Today Memorial Day is all about a long weekend , retail sales, and barbecues. Some towns still have a small parade, but the true significance of the day is lost to most people. It was quite different in the late 40’s when I was growing up in Medford, Massachusetts.
This holiday, which began with honoring the Civil War dead, had real meaning to folks.War was a much more immediate and horrific memory. WWII was still fresh in memory, and even my own parents and many neighbors had lived through WWI. To love one’s country and be proud of those who defended it was an honorable thing.
My father , who each day raised the flag in our yard, was a stickler for flag etiquette. Memorial Day was a special day . He would demonstrate to an audience of neighborhood children that to display a flag at half mast, you would first raise the flag to the top of the pole and then slowly lower it half way and fasten it there. Then at noon you would raise the flag full staff.
Memorial Day Assembly was the high point of the school year in the small neighborhood elementary school. Most girls dressed in white, and the boys wore white shirts and ties. It was lilac season, and the stage was banked with huge, fragrant bouquets from family gardens. The sixth graders were responsible for the bulk of the program and could be identified by red, white, and blue sashes. The program began with the flag salute (only 48 stars in those days) and the singing of the Star Spangled Banner. Two girls with clear magnificent voices sang songs you never hear today. One sang “Just Before the Battle Mother” and the other “Tenting Tonight on the Old Camp Ground.” The whole school sang “When Johnny Comes Marching Home Again.” One or two students read original essays. One recited “In Flanders Fields” – though each of us had memorized it in our classrooms.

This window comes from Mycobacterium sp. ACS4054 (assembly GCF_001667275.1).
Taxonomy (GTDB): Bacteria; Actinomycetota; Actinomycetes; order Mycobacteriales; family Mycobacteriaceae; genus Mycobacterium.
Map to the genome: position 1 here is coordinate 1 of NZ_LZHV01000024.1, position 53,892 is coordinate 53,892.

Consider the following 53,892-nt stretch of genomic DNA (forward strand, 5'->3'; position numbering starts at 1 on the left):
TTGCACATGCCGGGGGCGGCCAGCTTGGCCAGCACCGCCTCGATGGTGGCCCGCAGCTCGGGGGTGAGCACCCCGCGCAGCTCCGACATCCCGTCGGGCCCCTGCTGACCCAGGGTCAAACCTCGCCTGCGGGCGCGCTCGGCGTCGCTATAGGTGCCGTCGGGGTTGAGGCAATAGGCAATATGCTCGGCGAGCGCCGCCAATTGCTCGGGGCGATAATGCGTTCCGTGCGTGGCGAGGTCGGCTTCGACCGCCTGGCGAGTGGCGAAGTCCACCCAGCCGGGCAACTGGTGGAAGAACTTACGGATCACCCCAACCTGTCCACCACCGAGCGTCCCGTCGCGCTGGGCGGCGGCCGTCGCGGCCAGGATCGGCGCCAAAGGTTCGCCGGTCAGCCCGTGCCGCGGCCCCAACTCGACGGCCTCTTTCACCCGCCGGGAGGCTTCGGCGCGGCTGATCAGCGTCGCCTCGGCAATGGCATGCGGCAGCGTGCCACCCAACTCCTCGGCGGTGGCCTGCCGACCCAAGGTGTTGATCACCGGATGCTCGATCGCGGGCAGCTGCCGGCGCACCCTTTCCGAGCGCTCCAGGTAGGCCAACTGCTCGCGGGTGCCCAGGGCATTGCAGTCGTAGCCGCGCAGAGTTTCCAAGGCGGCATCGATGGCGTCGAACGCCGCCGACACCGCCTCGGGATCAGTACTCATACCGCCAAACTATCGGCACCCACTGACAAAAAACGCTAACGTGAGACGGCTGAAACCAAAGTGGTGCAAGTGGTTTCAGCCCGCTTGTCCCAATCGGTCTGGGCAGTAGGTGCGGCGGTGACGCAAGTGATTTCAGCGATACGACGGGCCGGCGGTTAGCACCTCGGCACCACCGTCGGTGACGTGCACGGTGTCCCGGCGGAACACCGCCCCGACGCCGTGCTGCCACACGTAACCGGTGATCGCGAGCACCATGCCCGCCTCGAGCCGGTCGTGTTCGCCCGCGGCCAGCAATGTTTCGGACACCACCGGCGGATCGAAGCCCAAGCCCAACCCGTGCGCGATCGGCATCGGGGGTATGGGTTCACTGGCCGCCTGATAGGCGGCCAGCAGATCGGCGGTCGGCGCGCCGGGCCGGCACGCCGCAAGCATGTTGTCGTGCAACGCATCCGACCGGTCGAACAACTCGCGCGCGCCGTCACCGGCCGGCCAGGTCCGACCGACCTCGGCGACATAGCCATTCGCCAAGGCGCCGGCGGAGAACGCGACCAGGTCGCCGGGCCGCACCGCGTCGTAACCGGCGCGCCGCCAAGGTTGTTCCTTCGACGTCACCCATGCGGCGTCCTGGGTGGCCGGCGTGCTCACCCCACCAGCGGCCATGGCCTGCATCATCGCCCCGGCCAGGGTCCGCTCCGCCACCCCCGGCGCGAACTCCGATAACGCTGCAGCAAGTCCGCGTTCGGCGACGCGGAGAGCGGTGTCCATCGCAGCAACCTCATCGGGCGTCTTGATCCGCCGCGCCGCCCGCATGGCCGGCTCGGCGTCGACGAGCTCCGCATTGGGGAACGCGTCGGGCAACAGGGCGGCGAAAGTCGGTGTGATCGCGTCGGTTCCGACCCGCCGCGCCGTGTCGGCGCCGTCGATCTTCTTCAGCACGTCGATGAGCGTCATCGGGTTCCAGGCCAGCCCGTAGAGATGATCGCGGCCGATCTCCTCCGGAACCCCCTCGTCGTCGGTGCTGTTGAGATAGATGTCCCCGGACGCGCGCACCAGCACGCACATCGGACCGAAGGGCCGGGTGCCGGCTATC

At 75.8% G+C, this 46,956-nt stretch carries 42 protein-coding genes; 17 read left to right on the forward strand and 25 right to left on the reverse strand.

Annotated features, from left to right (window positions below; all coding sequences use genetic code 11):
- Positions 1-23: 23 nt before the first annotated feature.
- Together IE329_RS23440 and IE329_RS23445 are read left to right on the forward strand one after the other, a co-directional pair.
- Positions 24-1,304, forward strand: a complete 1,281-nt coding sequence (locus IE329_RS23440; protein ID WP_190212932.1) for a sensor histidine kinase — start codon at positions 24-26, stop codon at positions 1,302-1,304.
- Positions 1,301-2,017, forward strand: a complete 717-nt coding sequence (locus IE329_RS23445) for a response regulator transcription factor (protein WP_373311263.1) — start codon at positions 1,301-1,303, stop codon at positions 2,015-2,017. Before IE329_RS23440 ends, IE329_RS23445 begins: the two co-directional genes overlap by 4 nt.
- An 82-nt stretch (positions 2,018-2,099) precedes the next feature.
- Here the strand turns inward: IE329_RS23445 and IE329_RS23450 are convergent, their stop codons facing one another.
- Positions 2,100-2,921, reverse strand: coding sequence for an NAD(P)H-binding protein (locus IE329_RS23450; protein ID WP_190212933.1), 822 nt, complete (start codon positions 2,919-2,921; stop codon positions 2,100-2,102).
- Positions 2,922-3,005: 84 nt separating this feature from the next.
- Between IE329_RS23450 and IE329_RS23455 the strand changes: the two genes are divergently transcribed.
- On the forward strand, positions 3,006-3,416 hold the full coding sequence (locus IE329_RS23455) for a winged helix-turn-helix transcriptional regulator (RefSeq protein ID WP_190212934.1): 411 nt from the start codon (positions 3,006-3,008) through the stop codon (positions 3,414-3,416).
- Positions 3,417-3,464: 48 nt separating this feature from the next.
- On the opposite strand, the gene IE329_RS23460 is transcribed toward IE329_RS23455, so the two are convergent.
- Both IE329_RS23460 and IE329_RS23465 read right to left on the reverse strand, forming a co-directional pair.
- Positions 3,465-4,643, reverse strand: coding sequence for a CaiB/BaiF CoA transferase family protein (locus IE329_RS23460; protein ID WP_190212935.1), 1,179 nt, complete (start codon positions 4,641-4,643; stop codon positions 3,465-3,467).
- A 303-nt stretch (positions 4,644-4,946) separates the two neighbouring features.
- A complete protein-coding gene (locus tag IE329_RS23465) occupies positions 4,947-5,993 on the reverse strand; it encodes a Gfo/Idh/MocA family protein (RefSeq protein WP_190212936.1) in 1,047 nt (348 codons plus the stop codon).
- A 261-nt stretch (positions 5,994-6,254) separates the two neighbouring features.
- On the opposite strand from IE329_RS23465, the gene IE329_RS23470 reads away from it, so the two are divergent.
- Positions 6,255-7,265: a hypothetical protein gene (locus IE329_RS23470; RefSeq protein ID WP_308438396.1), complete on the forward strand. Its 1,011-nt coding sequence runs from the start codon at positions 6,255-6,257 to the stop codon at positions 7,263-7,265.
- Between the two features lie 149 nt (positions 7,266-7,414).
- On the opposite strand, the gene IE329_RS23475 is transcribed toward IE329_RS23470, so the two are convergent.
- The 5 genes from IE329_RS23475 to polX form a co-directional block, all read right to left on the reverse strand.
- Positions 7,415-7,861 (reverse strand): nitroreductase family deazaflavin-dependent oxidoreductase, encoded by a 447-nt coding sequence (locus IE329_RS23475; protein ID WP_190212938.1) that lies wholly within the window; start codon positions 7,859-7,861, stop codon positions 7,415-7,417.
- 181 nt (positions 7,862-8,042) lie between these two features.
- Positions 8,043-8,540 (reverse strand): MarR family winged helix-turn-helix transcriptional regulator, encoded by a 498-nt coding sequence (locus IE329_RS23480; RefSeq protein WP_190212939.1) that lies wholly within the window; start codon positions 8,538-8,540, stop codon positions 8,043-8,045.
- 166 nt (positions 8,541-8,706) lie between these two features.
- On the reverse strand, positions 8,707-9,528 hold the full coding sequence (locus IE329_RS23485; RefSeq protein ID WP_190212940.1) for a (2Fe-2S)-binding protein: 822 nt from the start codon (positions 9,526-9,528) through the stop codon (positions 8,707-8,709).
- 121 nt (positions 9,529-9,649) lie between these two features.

The principal and a student had the honor of helping an ancient Civil War veteran to the podium, and in a shaky voice he addressed a rapt audience. (BTW: In recent years I’ve thought there could not possibly have been a Civil War vet there, but I’ve since discovered the last one died in 1956, so my memory was not playing tricks on me.) The program closed with the whole school singing “The Battle Hymn of the Republic.”
Our family has a friend, born on May 30, 1961, whose mother promised he’d never have to go to school on his birthday because it was a holiday. All that changed in 1971 when Congress passed the National Holiday Act, making Memorial Day the last Monday in May in order to insure a three-day weekend. Beginning with that change, it seems the unique purpose of Memorial Day was slowly lost until now, for many, it is just a three-day-weekend that unofficially marks the beginning of summer.
© Dorothy C. Judd
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